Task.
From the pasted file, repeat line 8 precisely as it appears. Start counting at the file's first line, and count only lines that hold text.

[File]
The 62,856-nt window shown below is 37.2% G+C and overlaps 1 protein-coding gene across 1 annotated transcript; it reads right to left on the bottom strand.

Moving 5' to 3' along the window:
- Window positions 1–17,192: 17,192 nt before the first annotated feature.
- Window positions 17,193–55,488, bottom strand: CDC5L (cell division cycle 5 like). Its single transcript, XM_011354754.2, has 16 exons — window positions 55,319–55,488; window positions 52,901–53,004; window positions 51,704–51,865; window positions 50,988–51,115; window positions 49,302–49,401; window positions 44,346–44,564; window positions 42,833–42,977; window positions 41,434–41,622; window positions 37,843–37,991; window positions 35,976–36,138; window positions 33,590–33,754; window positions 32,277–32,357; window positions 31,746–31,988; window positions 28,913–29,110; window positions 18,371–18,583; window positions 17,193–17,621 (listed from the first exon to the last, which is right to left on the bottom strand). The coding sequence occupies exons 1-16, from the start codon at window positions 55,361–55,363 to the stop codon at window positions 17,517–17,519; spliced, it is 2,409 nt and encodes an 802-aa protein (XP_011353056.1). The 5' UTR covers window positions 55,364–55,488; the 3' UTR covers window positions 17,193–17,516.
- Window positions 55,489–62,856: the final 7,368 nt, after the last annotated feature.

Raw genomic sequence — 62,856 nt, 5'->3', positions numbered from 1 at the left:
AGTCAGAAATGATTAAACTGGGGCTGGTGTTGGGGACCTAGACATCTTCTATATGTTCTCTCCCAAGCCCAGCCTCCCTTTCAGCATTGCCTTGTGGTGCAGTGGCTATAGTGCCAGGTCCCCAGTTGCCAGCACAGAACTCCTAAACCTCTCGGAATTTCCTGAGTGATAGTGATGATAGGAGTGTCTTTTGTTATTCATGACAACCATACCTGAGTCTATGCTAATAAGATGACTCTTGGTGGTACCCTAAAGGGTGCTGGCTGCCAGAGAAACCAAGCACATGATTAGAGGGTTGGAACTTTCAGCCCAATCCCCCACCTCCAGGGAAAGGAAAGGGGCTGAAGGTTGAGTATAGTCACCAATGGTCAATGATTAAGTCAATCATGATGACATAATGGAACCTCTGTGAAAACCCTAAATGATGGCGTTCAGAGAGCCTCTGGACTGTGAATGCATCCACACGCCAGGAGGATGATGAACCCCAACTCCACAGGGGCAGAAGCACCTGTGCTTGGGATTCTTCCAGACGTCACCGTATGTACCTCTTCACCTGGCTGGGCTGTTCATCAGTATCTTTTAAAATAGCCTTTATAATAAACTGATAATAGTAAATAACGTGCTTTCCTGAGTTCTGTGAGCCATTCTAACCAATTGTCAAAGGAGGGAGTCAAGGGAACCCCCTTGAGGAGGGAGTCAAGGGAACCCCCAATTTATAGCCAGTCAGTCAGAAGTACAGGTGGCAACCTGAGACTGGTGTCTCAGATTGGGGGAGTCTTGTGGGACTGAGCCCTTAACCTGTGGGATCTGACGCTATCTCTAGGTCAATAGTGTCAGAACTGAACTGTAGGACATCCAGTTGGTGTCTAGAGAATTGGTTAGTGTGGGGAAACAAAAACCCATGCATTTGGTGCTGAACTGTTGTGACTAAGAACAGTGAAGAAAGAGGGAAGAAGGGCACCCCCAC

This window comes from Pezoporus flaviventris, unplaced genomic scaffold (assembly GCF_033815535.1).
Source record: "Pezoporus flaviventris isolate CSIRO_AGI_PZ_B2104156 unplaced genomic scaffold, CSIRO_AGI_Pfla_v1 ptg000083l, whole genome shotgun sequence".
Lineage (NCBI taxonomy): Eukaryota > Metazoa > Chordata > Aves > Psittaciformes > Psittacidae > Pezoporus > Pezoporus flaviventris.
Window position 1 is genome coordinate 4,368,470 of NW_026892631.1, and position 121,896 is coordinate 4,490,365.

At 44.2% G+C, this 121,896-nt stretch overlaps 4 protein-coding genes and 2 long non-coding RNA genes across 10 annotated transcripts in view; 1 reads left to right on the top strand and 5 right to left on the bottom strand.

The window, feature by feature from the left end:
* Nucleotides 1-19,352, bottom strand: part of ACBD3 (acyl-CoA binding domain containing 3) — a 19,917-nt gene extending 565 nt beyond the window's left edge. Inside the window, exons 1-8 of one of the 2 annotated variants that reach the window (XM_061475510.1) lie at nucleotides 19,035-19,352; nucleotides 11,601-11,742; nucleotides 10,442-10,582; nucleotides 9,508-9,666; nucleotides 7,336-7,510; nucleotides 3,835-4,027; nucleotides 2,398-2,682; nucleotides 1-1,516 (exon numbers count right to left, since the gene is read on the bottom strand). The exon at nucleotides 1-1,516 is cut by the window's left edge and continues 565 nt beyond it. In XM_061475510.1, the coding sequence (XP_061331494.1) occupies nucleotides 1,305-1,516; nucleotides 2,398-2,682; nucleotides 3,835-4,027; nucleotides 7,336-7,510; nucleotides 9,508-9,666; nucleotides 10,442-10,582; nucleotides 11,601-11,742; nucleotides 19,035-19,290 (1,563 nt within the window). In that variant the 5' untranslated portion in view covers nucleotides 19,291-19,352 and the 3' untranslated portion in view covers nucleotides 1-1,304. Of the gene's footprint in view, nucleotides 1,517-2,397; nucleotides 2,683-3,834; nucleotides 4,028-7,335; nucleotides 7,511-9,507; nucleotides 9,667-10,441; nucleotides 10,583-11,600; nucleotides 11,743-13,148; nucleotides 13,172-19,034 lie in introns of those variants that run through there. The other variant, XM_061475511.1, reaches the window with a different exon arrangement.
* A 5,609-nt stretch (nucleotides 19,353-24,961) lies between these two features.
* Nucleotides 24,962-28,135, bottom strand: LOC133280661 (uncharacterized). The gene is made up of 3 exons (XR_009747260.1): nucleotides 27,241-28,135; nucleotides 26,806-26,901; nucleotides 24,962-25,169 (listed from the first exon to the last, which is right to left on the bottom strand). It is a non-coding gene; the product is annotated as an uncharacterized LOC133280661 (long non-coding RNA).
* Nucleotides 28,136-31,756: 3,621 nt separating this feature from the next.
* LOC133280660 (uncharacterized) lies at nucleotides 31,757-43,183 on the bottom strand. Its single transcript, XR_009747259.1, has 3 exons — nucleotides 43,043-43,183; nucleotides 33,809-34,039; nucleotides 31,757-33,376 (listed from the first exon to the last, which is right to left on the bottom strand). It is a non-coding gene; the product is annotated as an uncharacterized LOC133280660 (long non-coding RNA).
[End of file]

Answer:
This window comes from Pezoporus flaviventris, unplaced genomic scaffold (assembly GCF_033815535.1).